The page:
Skip to content


How Complex Is It To ‘Re-skin’ WordPress Pages

Someone asked me this recently, and further explained themselves:

I have a WordPress template that I’m using and I want to completely re-design a couple of pages (visual changes only). I can create the front-end layouts, but I’m interested in learning about how complex/lengthy the process can be to implement said front-end layout, or if it’s a fairly minimal task.

Here’s what I said back: It depends on how familiar with frameworks where the front-end is generated on the server-side (HAML with Ruby, say, as another example.) WordPress uses PHP based server-side rendering –

Read More →

Some Common Tricks with Ruby on Rails

Today we will use Ruby on Rails along with some Javascript libraries to code a few common patterns –

  • Autocomplete in a text box
  • Uploading files by dragging and dropping them into an area inside a browser.


The Javascript library, jQuery.token-input, is great for quickly building a Javascript-based autocomplete solution. You have to do only three things to get started:

Read More →

Setting Up A New Ubuntu Box: My Personal Recipe

Here are all the things I like to do when I am setting up a new Ubuntu box (works on Ubuntu 14.04 x64, YMMV).

This first set of steps is best executed as the root user on the system.

    1. Update your Debian repositories: apt-get update
    2. Install Emacs (this is my personal favorite editor) – apt-get install emacs25
    3. Set up Apache2 with
      apt-get install apache2
      a2enmod userdir

      This also installs ufw.

    4. Secure Apache – make sure to add the UserDir directive. The above module will allow it. Restart Apache.
  1. Create a www-data user, and a home folder (/var/www). Give ownership of the home folder to this user, use bash as the login shell, and set up a password. Set up SSH for this user, enable them to login to the home directory, give them sudo privileges.
    usermod -s /bin/bash -d /var/www www-data
    usermod -G sudo www-data
  2. Enable ufw to only allow ports 22, 80, 443 – additionally, enable 220 and change the SSHD configuration to listen at port 220 instead of 22 by editing (more security tips at the OpenSSH configuration page):
    apt-get install vim
    vim /etc/ssh/sshd_config
    service ssh restart
  3. Apache will need the following modules enabled:
    1. a2enmod ssl
    2. a2enmod rewrite
  4. You need to be able to compile new packages – you need apt-get install build-essential
  5. Some useful packages don’t come pre-installed:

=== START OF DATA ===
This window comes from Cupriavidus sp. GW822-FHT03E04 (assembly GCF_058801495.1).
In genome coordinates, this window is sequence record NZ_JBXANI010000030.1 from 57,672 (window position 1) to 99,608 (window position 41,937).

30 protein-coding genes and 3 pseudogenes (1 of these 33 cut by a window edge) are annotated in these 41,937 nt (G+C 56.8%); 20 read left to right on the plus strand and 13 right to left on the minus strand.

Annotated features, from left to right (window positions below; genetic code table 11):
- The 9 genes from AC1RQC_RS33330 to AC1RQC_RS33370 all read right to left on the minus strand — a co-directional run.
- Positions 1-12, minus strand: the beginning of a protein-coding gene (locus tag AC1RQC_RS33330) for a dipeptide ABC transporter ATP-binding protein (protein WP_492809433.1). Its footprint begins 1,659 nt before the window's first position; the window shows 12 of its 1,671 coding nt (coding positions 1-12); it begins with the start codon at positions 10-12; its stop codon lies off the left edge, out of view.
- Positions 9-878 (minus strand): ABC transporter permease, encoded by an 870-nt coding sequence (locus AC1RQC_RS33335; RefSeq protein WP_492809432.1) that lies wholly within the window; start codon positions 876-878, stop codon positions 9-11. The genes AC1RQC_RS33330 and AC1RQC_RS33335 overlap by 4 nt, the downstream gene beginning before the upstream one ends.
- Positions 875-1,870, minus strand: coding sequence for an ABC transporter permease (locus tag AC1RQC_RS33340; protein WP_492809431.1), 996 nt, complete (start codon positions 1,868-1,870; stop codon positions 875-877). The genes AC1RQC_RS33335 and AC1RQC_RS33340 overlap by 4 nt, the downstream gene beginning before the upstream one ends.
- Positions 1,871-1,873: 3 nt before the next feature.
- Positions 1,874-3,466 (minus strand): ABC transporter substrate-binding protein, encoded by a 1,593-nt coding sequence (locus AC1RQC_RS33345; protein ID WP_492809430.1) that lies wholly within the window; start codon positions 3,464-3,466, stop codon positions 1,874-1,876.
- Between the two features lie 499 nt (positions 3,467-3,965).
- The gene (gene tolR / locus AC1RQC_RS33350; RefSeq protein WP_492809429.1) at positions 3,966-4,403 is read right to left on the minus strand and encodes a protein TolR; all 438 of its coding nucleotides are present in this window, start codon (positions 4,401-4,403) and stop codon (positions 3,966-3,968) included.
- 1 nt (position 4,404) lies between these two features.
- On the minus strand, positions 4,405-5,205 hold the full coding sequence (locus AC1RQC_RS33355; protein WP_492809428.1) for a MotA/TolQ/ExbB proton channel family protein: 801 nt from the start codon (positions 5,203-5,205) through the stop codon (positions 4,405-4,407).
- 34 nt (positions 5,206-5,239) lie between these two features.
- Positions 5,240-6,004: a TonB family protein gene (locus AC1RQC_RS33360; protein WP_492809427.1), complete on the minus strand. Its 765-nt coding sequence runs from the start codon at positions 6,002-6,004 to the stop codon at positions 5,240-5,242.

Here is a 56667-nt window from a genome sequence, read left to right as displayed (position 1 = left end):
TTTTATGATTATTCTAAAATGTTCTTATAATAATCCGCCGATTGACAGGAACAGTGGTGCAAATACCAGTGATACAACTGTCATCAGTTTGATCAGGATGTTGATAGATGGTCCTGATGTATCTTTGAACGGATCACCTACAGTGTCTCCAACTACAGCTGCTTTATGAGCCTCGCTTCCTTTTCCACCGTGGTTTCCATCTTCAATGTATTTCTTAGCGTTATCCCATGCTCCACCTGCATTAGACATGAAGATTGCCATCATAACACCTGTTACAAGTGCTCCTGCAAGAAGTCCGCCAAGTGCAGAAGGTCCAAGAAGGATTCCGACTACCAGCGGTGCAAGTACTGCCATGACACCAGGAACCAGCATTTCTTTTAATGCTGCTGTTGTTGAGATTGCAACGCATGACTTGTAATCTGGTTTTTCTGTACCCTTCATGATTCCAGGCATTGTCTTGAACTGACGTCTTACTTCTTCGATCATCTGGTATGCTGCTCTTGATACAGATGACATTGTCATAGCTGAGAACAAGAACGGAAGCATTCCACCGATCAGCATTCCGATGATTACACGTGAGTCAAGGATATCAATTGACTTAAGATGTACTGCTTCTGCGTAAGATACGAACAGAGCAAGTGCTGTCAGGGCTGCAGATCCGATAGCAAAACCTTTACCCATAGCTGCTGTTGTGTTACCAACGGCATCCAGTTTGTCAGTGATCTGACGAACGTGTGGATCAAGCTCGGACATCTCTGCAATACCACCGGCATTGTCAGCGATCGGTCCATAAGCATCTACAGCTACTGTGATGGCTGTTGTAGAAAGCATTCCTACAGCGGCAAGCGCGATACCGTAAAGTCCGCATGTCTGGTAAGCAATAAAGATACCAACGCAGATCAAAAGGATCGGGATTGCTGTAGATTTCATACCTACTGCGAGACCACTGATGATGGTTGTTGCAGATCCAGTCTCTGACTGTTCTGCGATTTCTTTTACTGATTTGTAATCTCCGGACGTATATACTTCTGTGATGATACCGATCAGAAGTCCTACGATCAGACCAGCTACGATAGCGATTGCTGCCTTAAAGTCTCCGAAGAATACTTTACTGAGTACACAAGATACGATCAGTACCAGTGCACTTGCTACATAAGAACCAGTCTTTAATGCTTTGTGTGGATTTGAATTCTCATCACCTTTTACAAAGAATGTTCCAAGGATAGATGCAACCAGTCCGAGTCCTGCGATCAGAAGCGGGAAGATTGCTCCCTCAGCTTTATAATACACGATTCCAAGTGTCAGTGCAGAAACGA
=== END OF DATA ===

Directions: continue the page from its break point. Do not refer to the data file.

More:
apt-get install zip sendmail
  6. Sendmail: Configuring this is weird. You need to do a bunch of stuff to enable TLS and SASL, and then configure /etc/hosts to have an FQDN.
  7. Install some goodies for Rails – namely, Ruby, Ruby Gems, QT, Phusion Passenger and Postgres. See more details below.

Read More →

Why Is There NoSQL? Who Took All The SQL?

I’ve been meaning to wade into the NoSQL debate for a while but couldn’t figure out exactly where to start. A comment on a Reddit post about what “backend to choose” got me excited enough to write:

What is a NoSQL DB? That term means nothing – all DBs need a “structured query language” to convert its storage schema into an abstraction you use in your code. “NoSQL” usually means ‘NoSchema’ – or rather, “NoFixedSchema.”

Read More →

HTML and SQL Basics Using A Ruby Web Scraper Example

In this lesson, we will learn some basics about two languages that are fundamental to how (many) web applications work – HTML and SQL. To make this a bit real, the goal of this exercise will be to write a script in Ruby that can do the following: look at the newest stories on Reddit, and insert into a local database the following information about the top 10 of those stories – the author, how many points it has, its category, its title, and the date it was posted.

HTML, or Hypertext Markup Language, is the syntax understood by most browsers. It has been around for over thirty years and was designed initially by Tim Berners-Lee (who recently appeared on the Internets pleading for your help in keeping the Internets open – go watch this video!)

SQL, or Structured Query Language, is used in creating and querying what are called “relational” databases – where the stored data refers to various objects that have relationships to each other (a typical example would be an e-commerce database, where products are related to the companies that sell them.)

Read More →

Configuring Postfix and Dovecot: A Few Gotchas

There’s plenty of information online on how to configure Postfix and Dovecot but it turned out that there were a few last-mile steps that aren’t adequately documented. I remember my first go-around was pretty hairy, but the second time, I found a better starting point and learned from the first experience. So I decided to set things down, both for my benefit and that of others.

Read More →